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Neural Net Journey

A project log for Visioneer

AI glasses that provide traffic information and obstacle avoidance for the visually impaired.

MakerVisioneerMakerVisioneer 10/21/2017 at 05:180 Comments

The Pi Zero was a real challenge to use for neural net inference.  Neural nets take special advantage of parallel processing, which the Zero's ARMv6 CPU just doesn't do (unlike its ARMv7 brother, Pi3).  Early results were abysmally slow compared to the Pi 3 and early on I craved a multi-cored CPU or better yet access to the Pi's GPU (I found some claims of access, but nothing more than very low level operation code).

For network selection, after trying many choices, I landed on Tiny YOLO for Darknet https://pjreddie.com/darknet/yolo/, due to its small size, easy of use and SSD capability which locates the object in the frame.  MobileNet SSD was my first choice https://github.com/chuanqi305/MobileNet-SSD, but I had trouble with the Caffe implementation and ran out of time to try Tensorflow.  The Movidius USB stick on Caffe was available to me, but its proprietary nature made want to do my best on the Pi for this project and keep it more "Open".  In recent days, Movidius has found support by Tensorflow and even an unsupported version of YOLO https://github.com/gudovskiy/yoloNCS.  Look for Movidius X to by a key player for mobile nets soon!

After deciding on Tiny YOLO, I still needed more improvements to speed. I found an amazing CPU optimizer for Darknet https://github.com/digitalbrain79/darknet-nnpack, which vastly improved neural net speed.

The network was still too slow at this point, so I began tweaking the Tiny YOLO layers to customize an even smaller version at the cost of accuracy.  I found this article helpful http://guanghan.info/blog/en/my-works/yolo-cpu-running-time-reduction-basic-knowledge-and-strategies/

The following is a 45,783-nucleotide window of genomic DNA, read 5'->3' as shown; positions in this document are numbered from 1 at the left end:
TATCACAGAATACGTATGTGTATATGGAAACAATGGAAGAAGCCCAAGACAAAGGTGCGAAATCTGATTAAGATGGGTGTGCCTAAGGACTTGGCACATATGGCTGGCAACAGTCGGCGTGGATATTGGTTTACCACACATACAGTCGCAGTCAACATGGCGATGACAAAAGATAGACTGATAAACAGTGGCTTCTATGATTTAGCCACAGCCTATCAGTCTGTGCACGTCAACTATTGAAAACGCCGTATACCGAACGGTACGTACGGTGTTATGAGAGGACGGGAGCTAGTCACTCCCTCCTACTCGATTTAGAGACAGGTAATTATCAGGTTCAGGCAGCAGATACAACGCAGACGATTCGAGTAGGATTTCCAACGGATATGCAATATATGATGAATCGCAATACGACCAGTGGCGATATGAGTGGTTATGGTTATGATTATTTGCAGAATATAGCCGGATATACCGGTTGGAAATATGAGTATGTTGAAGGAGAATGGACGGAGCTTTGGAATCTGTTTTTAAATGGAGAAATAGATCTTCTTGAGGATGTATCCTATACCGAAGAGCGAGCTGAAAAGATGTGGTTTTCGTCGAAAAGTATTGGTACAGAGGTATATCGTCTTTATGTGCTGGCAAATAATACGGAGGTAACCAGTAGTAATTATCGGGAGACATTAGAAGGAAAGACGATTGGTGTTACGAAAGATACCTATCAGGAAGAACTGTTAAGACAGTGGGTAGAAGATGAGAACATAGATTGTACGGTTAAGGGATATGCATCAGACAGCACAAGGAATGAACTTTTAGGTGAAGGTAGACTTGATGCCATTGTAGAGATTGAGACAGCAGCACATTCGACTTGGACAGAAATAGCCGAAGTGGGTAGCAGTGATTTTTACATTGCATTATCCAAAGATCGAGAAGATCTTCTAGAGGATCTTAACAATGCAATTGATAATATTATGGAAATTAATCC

Another challenge was competition from video processing from the camera.  I found a nice script that led me to use picamera in a way that keeps the images in a GPU-based stream http://www.tech-g.com/2015/07/03/raspberry-pi-camera-quick-guide/.  This was far faster than raspistill and kept its hands off the CPU, allowing it to play nice with the neural net computations (which obviously throttle).  I had wanted to access the stream directly with OpenCV for real-time processing (very efficient!), but it didn't end up playing nice with the Pi's other friend either.

For video processing, I decided to drop small picamera images (320x240) out of the stream and into a storage queue, every 300 ms, whereby the neural net could pick it up at its leisure, since it was much slower than what the cam could throw at it.  From there, the neural net would process the image for detection in about 1 FPS.

This first clip isn't a live feed from the picamera, since displaying video output AND computation at the same time would wreck the FPS.  The frame rate of the clip reflects the slower framerate that the Pi itself can process the images for detection.

This next clip is at night.  You can tell the picamera image is grainier, darker (I lightened it for viewing) and there are shots further away.  This was much more challenging to detect accurately.  Notice where it occasionally mis-identifies the arrow on the sign as a button.  This is due to the fact that most of the training images had arrows on the buttons themselves. 

Lastly, I needed to use the bounding box coordinates in a way that lets the user know if the button is to the left or right.  I ended up compiling the calculation into the original image.c file of Darknet https://github.com/pjreddie/darknet/blob/master/src/image.c.  The calculation determines whether the box is left\right\center of the frame, then returns a text character "L", "R" or "C" along with the detection class (button) itself, allowing the Python script outside to take that output and activate the vibration motors (left, right or both).  

Please note: Although the neural net works for pedestrian buttons (by far the most varied and tiny object on the list), I ran out of time to train the walk signal and crosswalk detection.  Those objects (walk signal and truncated domes http://etc.usf.edu/clippix/picture/truncated-domes.html) are larger and more consistent than the buttons.  They will be much simpler to detect and its really just a matter of throwing the bounded images into the model and allowing them to train.  Customizing a neural net to run on a Pi Zero CPU, at any decent speed, is a major achievement for this team and we're very proud to come as far as we did, since July, when we first formed and began this work from scratch.

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